Friday, October 13, 2017

Cops Could Rely On Warrant Permitting Electronic Searches Outside of Issuing Court's Jurisdiction, Tenth Says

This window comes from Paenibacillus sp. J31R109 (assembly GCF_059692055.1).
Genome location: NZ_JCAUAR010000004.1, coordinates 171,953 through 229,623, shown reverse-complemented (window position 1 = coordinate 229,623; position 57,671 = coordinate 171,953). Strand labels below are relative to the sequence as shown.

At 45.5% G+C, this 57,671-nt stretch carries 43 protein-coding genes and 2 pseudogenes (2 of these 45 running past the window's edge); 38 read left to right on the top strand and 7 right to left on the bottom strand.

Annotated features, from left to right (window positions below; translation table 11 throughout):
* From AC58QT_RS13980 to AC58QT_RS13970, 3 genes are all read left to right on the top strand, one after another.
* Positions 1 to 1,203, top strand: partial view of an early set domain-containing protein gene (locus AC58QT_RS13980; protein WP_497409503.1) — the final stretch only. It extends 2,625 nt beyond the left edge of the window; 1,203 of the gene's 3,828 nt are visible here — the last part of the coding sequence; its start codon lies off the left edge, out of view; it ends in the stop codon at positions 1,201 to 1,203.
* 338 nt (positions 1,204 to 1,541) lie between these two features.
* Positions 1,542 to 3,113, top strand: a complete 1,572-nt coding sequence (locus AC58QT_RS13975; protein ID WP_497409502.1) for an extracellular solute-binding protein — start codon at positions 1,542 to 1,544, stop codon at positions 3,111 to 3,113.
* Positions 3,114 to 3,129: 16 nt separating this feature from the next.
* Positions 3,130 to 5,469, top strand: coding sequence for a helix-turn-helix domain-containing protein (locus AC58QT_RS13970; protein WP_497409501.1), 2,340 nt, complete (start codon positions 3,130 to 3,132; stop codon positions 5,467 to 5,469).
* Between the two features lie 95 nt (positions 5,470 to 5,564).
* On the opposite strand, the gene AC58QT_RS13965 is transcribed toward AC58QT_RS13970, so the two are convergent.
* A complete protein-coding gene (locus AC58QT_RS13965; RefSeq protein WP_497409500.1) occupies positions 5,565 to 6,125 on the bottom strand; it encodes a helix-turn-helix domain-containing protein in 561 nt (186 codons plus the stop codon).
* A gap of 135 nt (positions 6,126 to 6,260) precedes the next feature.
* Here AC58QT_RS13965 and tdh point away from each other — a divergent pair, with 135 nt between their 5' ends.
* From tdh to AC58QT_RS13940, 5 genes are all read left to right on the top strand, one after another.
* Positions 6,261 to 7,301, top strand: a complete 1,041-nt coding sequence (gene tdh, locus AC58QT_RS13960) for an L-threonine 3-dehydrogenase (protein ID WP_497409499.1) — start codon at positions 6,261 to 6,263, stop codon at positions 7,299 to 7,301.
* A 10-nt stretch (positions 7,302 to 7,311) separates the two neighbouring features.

U.S. v. Workman, 863 F.3d 1313 (7/21/17) (Col.) (Published) - The 10th reverses a suppression order because the good faith exception saves a warrant permitting electronic searches outside the district of the issuing court. As you've probably heard, the FBI seized control of an illicit child porn website, "Playpen", and used malware to identify and find individuals accessing child porn. The FBI obtained a warrant from a magistrate judge in the Eastern District of Virginia. The warrant allowed the FBI to install software onto the Playpen server. When Playpen was accessed, the software would automatically install malware onto the user's computer. The malware searched the user's computer for identifying information, e.g. an IP address, and sent it to the FBI. Through one of the IP addresses the FBI identified the user as Mr. Workman who lived in Colorado. The FBI got a warrant in Colorado to search his computer. The 10th gives us no guidance as to whether the warrant was unlawful. Instead it assumes it was and finds good faith. Mr. Workman argued the good faith exception didn't apply because there was essentially no warrant at all. It was void from the beginning [or ab initio for us Latin fans]. The 10th doesn't think that matters. In Herring v. U.S., 555 U.S. 135 (2009) and Arizona v. Evans, 514 U.S. 1 (1995), officers mistakenly believed warrants existed when they really didn't. Yet the good faith exception applied. So here, even if the magistrate judge exceeded geographic constraints, the agents could have reasonably relied on the warrant because the software was installed in Virginia, the issuing judge was in Virginia and all the information was retrieved in Virginia. The 10th concedes that agents with sophisticated legal training might have recognized the Federal Magistrate Act and Fed. R. Crim. P. Rule 41(b) prohibited the warrant. But we don't expect officers to understand "legal nuances" that an attorney would. And besides, 8 district court judges have held the same warrant complied with federal law. The Tenth distinguished U.S. v. Krueger, 809 F.3d 1109 (10th Cir. 2015) in which the 10th upheld suppression of evidence when the magistrate judge authorized a search in another district. The 10th said in that case suppression served the purpose of the exclusionary rule by deterring law enforcement from seeking and obtaining warrants that clearly violate Rule 41(b)(1). Ordinarily that rationale would eliminate application of the good faith exception. The Workman court, however, dismisses Krueger on the grounds that the government didn't raise the exception in that case.